Venezuela Relief Part I

By | December 16, 2021

Four major regions are distinguished in Venezuela, very different from each other in physical, anthropogenic and economic conditions: a northern mountainous region, a coastal region, the plains (llanos) of the Orinoco, and the Guiana plateau, of which it is included within the Venezolan borders throughout the north-western part.

The northern mountainous region and the coastal region constitute the most vital part of the country, the most densely populated and the most economically developed. The first occupies an area equivalent to 13% of the total area of ​​the state (120,000 sq km: the area of ​​northern Italy); it is formed in the west by the Cordillera de Mérida, a bundle of chains about 400 km long. and wide from 80 to 130, continuation of the Eastern Cordillera of Colombia, from which the passes that separate it from the Táchira Valley lead to that of Torbes, and which lower to 1400 m., while the peaks of the Cordillera usually remain over 3000 m. high, and some even exceed 4500 m. (the Columna, SE of Mérida, rises to 5000 m.) and brings permanent snow and some small glaciers. The Cordillera de Mérida is a huge anticline, formed by a nucleus of crystalline rocks (granites, gneisses, mica schists) that erosion has uncovered in the highest central range, and which in the rest are buried under a powerful blanket of conglomerates, of Cretaceous and Cenozoic limestone and sandstone. The anticline is dissymmetrical, and the northern slope of the Cordillera is much more steep than the southern one. The morphology is varied: there are areas, but restricted, with shallow valleys and large rounded peaks; in the majority, however, a very tormented morphology prevails, with narrow and deep valleys, with very steep sides, acute alpine peaks and ridges; between the various chains there are various alluvial basins. The highest areas of the Cordillera de Mérida are covered by alpine pastures; the external slopes, abundantly watered by the rains, are covered with beautiful forests; those of the internal valleys, in their lower part are covered by scrubs, and between 1800 and 2800 m., on average, they have a covering of forests. In some areas where metamorphosed schists or conglomerates emerge, the vegetation is very poor. For Venezuela 2004, please check topb2bwebsites.com.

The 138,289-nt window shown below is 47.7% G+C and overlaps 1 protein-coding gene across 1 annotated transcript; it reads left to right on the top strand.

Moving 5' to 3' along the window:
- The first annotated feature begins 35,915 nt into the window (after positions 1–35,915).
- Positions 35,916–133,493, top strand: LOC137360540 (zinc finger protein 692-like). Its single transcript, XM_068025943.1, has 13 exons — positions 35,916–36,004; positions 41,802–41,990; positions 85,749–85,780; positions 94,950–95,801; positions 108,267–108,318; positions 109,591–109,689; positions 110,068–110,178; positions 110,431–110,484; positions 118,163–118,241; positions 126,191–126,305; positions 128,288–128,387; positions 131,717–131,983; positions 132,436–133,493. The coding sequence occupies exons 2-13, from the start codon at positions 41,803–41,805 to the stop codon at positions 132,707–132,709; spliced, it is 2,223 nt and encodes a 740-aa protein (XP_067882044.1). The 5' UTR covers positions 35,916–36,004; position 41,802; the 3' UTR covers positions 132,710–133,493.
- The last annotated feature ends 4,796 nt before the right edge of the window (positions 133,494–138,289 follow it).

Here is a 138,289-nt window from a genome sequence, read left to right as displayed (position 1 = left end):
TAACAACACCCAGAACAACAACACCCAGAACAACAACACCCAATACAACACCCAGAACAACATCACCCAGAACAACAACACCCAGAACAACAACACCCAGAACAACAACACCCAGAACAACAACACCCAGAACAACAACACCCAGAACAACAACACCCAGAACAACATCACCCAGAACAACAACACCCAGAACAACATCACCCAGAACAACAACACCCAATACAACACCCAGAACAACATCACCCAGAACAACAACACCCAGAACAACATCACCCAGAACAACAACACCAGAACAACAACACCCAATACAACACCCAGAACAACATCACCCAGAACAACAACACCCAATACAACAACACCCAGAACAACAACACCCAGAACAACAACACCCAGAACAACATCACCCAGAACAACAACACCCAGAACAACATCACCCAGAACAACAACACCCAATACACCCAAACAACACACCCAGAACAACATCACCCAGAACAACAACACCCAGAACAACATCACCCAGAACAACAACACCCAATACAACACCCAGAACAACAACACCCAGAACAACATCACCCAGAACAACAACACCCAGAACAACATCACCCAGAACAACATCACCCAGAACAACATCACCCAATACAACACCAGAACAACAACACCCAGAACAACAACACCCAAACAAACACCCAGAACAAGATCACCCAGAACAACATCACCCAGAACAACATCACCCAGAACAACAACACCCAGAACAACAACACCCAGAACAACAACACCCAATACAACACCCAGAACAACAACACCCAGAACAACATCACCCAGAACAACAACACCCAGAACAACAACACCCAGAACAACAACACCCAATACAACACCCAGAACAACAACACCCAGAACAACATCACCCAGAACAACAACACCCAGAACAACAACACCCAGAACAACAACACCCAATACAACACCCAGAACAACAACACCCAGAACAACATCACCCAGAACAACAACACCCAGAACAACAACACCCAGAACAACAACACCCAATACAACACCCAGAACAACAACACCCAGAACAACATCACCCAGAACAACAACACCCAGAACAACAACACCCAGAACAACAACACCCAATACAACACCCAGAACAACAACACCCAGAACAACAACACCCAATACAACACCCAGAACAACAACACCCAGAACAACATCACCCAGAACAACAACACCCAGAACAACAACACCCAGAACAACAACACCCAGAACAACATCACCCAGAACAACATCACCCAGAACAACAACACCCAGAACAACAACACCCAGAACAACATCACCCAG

Another continuation of the Eastern Cordillera of Colombia is the Sierra de Perija, formed by granite and limestone and sandstone of the Cretaceous period, and more than 3000 m high.

To the east of the Cordillera de Mérida lie the plateau of Tocuyo and Barquisimeto, the mountainous region of Coro and the massif of Aroa, forming a very rugged whole, geologically devoid of cohesion. The plateau of Tocuyo and Barquisimeto, which extends between 400 and 800 m. in height, it is slightly bumpy by low hilly ridges; only the basin of Carora, 420-520 m high, has a perfectly flat bottom. Cretaceous sandstones and schists form the surface areas of the plateau, mostly covered by xerophilous vegetation.

In the mountainous region of Coro there are three rather low chains (1000-1500 m.), Parallel, cut transversely by deep incisions. The long valleys that separate one chain from the other correspond to synclines, still covered with sandstones and clays from the Upper Cretaceous or Cenozoic, which on the ridges and the highest slopes of the chains have instead been removed by erosion, which has thus the limestones below are uncovered. In some areas, Cenozoic marls and molasses and Quaternary conglomerates rest on the sandstones. Forests and savannahs cover the eastern part of the region, which to the west, on the other hand, is drier, and below is covered by thickets of Mimosaceae; above, the forest also predominates here. The Aroa massif is a pillar (horst) of mica schists, 1800 m high.

To the north of the Coro region, the Paraguana Peninsula stretches out into the Caribbean Sea, opposite the Goajira Peninsula (of which a small strip to the SE belongs to Venezuela), which has many similarities with Goajira. It is formed in the outermost areas by tertiary molasses, which surround a central core formed by volcanic rocks; the Cerro de Santa Ana reaches you at 400 m. A narrow sandy isthmus, where the wind accumulates shifting dunes (médanos), connects it to the mainland.

The low threshold of Yaritagua separates the region of Coro and Barquisimeto from the Caribbean Mountains, which rise parallel to the coast to Trinidad Island, which is a fragment of them. It is possible to distinguish a western and an eastern part, separated by the wide valley of the Río Unare and the Gulf of Barcelona. The first includes two main chains: the northern one, made up of granite, gneiss and mica schists, rises along the coast at first with heights of 15001700 m., Up to the Las Trincheras Pass (600 m.; it is used by the Valencia-Puerto railway Cabello), then reaches 2400 m. in the Picacho Codazzi, to lower again to a thousand meters in the Passo di Catia, crossed by the Caracas-La Guaira railway. To the east of this pass rises the Pico de Naiguatá (2765 m.), The highest peak of this chain, which ends at Capo Codera and between this and Puerto Cabello goes down to the very steep coast. Its northern flanks are lined with dense forests, while its southern flanks are rather bald. The southern, internal chain is made up of gneisses and mica schists in the higher areas, and of diabase and porphyry and cretaceous sedimentations in the rest; it is known as Serranía del Interior. Like the northern range, it is deeply affected twice: by the Tinaquillo Pass, south of Valencia (400m), and by the Villa de Cura Pass (560m). South of the Tuy River, in the eastern section, it reaches 1800 meters (Cerro Azul). Between one chain and the other a wide furrow opens, in the most depressed part of which the waters of Lake Valencia collect and which is crossed to the east of this by the Río Tuy.

Venezuela Relief